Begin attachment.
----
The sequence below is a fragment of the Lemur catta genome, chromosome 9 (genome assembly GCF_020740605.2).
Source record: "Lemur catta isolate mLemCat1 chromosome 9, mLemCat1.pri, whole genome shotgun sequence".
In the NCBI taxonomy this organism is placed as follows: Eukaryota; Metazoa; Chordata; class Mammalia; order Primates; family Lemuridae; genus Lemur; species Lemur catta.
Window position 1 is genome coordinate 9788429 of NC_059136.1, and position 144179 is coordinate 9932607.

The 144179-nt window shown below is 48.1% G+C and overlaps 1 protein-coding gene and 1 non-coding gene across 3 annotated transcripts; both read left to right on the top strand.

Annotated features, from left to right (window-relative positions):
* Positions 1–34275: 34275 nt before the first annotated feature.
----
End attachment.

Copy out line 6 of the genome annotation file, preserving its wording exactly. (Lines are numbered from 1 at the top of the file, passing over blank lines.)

Annotated features, from left to right (window-relative positions):